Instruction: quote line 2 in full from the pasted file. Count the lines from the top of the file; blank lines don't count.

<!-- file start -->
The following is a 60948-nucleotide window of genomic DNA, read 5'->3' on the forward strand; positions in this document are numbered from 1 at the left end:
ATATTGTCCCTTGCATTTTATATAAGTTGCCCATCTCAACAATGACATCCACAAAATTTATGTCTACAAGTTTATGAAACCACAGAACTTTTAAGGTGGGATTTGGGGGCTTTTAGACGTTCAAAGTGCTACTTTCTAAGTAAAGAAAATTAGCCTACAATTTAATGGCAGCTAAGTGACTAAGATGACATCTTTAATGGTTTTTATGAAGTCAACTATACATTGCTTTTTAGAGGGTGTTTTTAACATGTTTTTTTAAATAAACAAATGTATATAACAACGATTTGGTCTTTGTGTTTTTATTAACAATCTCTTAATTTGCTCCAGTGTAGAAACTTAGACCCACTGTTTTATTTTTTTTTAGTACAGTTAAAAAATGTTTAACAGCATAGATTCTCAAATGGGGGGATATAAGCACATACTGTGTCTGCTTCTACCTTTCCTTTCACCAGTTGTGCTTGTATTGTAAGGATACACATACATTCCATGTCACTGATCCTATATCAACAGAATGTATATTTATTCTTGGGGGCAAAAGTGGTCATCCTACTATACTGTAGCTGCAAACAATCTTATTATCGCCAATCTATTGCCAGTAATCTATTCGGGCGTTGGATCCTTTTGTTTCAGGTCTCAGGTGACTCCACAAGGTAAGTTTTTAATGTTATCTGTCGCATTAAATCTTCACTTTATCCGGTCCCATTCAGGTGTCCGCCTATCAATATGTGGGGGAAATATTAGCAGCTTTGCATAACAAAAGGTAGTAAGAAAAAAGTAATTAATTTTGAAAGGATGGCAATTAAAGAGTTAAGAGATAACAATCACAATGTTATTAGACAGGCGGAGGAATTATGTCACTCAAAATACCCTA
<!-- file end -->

ATATTGTCCCTTGCATTTTATATAAGTTGCCCATCTCAACAATGACATCCACAAAATTTATGTCTACAAGTTTATGAAACCACAGAACTTTTAAGGTGGGATTTGGGGGCTTTTAGACGTTCAAAGTGCTACTTTCTAAGTAAAGAAAATTAGCCTACAATTTAATGGCAGCTAAGTGACTAAGATGACATCTTTAATGGTTTTTATGAAGTCAACTATACATTGCTTTTTAGAGGGTGTTTTTAACATGTTTTTTTAAATAAACAAATGTATATAACAACGATTTGGTCTTTGTGTTTTTATTAACAATCTCTTAATTTGCTCCAGTGTAGAAACTTAGACCCACTGTTTTATTTTTTTTTAGTACAGTTAAAAAATGTTTAACAGCATAGATTCTCAAATGGGGGGATATAAGCACATACTGTGTCTGCTTCTACCTTTCCTTTCACCAGTTGTGCTTGTATTGTAAGGATACACATACATTCCATGTCACTGATCCTATATCAACAGAATGTATATTTATTCTTGGGGGCAAAAGTGGTCATCCTACTATACTGTAGCTGCAAACAATCTTATTATCGCCAATCTATTGCCAGTAATCTATTCGGGCGTTGGATCCTTTTGTTTCAGGTCTCAGGTGACTCCACAAGGTAAGTTTTTAATGTTATCTGTCGCATTAAATCTTCACTTTATCCGGTCCCATTCAGGTGTCCGCCTATCAATATGTGGGGGAAATATTAGCAGCTTTGCATAACAAAAGGTAGTAAGAAAAAAGTAATTAATTTTGAAAGGATGGCAATTAAAGAGTTAAGAGATAACAATCACAATGTTATTAGACAGGCGGAGGAATTATGTCACTCAAAATACCCTA